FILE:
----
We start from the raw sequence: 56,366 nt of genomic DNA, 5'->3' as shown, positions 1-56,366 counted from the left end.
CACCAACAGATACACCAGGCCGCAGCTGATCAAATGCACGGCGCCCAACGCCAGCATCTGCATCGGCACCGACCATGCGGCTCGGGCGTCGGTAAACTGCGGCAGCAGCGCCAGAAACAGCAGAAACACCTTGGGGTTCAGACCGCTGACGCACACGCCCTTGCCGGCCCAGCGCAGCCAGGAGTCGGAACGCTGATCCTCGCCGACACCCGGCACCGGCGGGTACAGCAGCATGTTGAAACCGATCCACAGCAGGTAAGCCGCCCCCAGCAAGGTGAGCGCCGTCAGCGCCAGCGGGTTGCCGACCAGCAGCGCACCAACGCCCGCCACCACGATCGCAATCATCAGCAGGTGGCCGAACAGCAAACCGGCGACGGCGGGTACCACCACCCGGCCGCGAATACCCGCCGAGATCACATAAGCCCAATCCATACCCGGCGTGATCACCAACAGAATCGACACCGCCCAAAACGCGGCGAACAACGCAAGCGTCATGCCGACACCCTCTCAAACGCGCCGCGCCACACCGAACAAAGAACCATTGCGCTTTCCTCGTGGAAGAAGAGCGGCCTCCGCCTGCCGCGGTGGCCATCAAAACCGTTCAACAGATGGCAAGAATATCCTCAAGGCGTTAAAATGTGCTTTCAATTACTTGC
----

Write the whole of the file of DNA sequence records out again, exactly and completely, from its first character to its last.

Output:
We start from the raw sequence: 56,366 nt of genomic DNA, 5'->3' as shown, positions 1-56,366 counted from the left end.
CACCAACAGATACACCAGGCCGCAGCTGATCAAATGCACGGCGCCCAACGCCAGCATCTGCATCGGCACCGACCATGCGGCTCGGGCGTCGGTAAACTGCGGCAGCAGCGCCAGAAACAGCAGAAACACCTTGGGGTTCAGACCGCTGACGCACACGCCCTTGCCGGCCCAGCGCAGCCAGGAGTCGGAACGCTGATCCTCGCCGACACCCGGCACCGGCGGGTACAGCAGCATGTTGAAACCGATCCACAGCAGGTAAGCCGCCCCCAGCAAGGTGAGCGCCGTCAGCGCCAGCGGGTTGCCGACCAGCAGCGCACCAACGCCCGCCACCACGATCGCAATCATCAGCAGGTGGCCGAACAGCAAACCGGCGACGGCGGGTACCACCACCCGGCCGCGAATACCCGCCGAGATCACATAAGCCCAATCCATACCCGGCGTGATCACCAACAGAATCGACACCGCCCAAAACGCGGCGAACAACGCAAGCGTCATGCCGACACCCTCTCAAACGCGCCGCGCCACACCGAACAAAGAACCATTGCGCTTTCCTCGTGGAAGAAGAGCGGCCTCCGCCTGCCGCGGTGGCCATCAAAACCGTTCAACAGATGGCAAGAATATCCTCAAGGCGTTAAAATGTGCTTTCAATTACTTGC